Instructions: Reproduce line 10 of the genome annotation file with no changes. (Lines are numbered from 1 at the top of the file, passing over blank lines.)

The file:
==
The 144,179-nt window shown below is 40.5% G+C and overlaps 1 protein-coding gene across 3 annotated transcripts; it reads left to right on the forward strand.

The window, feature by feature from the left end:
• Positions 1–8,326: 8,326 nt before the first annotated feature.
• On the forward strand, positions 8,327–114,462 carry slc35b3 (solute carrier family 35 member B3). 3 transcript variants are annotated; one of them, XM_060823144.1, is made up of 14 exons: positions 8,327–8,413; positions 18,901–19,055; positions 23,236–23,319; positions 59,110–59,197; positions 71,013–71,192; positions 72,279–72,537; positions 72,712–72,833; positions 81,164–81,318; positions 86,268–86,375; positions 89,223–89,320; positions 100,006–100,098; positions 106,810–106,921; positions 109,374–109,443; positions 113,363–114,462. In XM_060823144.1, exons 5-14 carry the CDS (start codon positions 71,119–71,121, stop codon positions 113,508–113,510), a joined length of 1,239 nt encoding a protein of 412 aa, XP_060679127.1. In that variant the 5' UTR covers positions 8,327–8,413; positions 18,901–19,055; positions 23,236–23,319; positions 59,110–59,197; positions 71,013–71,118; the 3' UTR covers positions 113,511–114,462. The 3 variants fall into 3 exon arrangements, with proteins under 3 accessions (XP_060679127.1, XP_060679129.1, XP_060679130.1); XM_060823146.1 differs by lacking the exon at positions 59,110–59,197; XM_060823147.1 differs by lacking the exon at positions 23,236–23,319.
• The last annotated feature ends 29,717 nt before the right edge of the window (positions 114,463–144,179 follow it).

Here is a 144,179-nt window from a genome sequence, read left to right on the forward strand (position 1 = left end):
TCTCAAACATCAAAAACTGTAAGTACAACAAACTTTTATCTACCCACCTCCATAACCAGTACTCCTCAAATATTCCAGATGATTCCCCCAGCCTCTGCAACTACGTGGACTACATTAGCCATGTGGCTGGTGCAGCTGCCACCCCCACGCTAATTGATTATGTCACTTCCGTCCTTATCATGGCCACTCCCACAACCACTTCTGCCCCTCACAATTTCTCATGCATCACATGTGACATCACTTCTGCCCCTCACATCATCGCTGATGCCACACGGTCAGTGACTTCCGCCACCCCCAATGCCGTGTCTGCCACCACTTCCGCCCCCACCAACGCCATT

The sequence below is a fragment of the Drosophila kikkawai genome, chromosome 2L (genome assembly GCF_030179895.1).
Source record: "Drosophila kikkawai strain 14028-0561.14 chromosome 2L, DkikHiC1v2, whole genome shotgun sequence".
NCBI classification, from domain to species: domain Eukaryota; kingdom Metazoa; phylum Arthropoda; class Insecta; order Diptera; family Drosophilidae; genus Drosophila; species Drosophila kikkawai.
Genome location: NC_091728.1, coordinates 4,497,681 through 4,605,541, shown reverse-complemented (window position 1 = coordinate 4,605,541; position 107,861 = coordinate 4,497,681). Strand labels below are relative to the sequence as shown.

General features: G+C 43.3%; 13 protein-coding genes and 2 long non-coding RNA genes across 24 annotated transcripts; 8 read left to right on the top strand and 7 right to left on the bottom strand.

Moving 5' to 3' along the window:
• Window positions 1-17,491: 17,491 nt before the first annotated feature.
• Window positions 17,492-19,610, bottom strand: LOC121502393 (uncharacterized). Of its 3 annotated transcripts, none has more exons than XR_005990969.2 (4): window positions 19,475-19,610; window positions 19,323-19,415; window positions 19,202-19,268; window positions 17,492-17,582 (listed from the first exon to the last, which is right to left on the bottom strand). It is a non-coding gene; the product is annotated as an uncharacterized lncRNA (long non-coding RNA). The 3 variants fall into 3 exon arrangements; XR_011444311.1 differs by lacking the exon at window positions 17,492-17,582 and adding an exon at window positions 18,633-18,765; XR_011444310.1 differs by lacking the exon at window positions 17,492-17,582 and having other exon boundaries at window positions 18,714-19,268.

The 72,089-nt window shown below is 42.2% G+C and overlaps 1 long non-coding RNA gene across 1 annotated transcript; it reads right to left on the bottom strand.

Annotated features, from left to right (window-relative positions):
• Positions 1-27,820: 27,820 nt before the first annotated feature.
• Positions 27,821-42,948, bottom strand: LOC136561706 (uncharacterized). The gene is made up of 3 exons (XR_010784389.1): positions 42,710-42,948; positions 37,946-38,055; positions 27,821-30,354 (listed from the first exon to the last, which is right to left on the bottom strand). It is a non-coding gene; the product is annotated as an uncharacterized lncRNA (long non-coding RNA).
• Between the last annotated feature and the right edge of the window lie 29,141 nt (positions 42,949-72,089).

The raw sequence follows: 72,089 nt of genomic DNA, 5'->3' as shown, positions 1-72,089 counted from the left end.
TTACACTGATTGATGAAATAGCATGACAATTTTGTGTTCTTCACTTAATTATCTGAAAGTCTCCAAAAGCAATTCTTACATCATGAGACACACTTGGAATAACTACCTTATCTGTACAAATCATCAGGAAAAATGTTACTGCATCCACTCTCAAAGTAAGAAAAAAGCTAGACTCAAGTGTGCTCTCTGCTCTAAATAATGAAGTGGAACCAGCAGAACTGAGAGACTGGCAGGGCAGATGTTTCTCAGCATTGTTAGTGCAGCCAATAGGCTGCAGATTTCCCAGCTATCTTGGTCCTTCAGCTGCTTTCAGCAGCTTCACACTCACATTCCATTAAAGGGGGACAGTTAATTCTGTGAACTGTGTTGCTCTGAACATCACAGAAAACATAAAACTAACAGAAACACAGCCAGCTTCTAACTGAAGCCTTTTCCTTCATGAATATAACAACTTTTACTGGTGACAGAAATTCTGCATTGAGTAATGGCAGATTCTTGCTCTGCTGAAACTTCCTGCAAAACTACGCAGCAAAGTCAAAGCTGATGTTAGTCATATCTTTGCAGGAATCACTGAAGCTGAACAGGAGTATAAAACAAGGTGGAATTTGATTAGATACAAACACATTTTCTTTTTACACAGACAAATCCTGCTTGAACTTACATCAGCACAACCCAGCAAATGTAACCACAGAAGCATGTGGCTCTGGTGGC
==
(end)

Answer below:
NCBI classification, from domain to species: domain Eukaryota; kingdom Metazoa; phylum Arthropoda; class Insecta; order Diptera; family Drosophilidae; genus Drosophila; species Drosophila kikkawai.